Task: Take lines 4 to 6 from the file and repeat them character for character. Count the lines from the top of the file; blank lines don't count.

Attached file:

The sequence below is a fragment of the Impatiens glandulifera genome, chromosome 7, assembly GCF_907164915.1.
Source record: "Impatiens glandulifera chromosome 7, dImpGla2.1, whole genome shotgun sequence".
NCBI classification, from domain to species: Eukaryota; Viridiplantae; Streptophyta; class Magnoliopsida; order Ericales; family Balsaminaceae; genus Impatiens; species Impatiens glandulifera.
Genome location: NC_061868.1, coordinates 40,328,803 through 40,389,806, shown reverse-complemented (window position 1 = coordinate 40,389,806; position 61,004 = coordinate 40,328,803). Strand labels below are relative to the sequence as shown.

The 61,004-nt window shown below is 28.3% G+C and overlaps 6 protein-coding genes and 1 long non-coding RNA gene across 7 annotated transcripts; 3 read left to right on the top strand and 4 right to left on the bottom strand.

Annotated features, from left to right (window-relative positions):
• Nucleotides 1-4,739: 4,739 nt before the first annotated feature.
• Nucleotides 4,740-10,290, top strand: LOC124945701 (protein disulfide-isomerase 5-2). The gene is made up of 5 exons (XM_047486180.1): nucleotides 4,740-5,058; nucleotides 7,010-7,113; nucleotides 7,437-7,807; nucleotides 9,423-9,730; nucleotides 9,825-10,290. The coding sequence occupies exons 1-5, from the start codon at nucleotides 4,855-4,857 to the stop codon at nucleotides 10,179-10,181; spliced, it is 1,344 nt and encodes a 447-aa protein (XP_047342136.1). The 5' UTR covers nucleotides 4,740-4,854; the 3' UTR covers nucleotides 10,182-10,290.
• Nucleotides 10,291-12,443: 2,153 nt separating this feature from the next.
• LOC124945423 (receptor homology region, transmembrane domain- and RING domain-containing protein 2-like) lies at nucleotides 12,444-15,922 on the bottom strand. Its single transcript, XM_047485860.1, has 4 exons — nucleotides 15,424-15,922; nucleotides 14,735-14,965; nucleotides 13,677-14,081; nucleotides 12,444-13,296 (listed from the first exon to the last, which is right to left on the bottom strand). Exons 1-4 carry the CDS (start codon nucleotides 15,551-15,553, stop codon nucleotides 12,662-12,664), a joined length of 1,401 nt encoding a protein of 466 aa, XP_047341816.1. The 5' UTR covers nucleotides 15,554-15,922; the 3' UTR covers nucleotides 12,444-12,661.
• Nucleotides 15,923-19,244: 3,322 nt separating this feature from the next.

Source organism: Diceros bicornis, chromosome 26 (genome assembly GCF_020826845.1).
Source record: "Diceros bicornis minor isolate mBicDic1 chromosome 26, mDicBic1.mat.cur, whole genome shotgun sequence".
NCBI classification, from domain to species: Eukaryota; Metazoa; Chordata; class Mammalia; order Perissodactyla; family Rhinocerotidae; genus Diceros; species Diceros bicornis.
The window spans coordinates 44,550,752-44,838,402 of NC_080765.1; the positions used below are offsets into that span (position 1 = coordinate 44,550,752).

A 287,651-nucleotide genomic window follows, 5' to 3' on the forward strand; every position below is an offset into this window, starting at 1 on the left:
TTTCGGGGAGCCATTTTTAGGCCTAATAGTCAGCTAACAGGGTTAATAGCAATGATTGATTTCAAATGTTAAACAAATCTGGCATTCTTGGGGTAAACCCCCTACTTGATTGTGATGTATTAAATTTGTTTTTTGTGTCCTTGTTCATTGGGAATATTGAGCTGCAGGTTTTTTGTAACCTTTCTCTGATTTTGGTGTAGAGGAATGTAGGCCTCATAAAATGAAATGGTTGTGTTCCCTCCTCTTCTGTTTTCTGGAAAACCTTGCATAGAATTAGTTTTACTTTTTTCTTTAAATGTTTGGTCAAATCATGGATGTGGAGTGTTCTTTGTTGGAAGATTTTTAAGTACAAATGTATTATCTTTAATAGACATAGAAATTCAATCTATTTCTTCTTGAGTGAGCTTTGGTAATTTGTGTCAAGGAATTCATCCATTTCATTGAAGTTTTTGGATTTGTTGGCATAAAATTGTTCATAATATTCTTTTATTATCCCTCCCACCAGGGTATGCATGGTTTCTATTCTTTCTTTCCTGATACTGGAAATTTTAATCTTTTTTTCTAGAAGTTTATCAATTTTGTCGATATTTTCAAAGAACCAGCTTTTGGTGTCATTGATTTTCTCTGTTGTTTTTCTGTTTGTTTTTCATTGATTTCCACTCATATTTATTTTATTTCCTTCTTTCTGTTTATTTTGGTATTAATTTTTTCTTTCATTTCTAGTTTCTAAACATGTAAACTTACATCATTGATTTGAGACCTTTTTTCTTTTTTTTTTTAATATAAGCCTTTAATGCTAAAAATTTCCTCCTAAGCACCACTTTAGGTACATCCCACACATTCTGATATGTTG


Genome location: NC_061868.1, coordinates 40,328,803 through 40,389,806, shown reverse-complemented (window position 1 = coordinate 40,389,806; position 61,004 = coordinate 40,328,803). Strand labels below are relative to the sequence as shown.

The 61,004-nt window shown below is 28.3% G+C and overlaps 6 protein-coding genes and 1 long non-coding RNA gene across 7 annotated transcripts; 3 read left to right on the top strand and 4 right to left on the bottom strand.

Annotated features, from left to right (window-relative positions):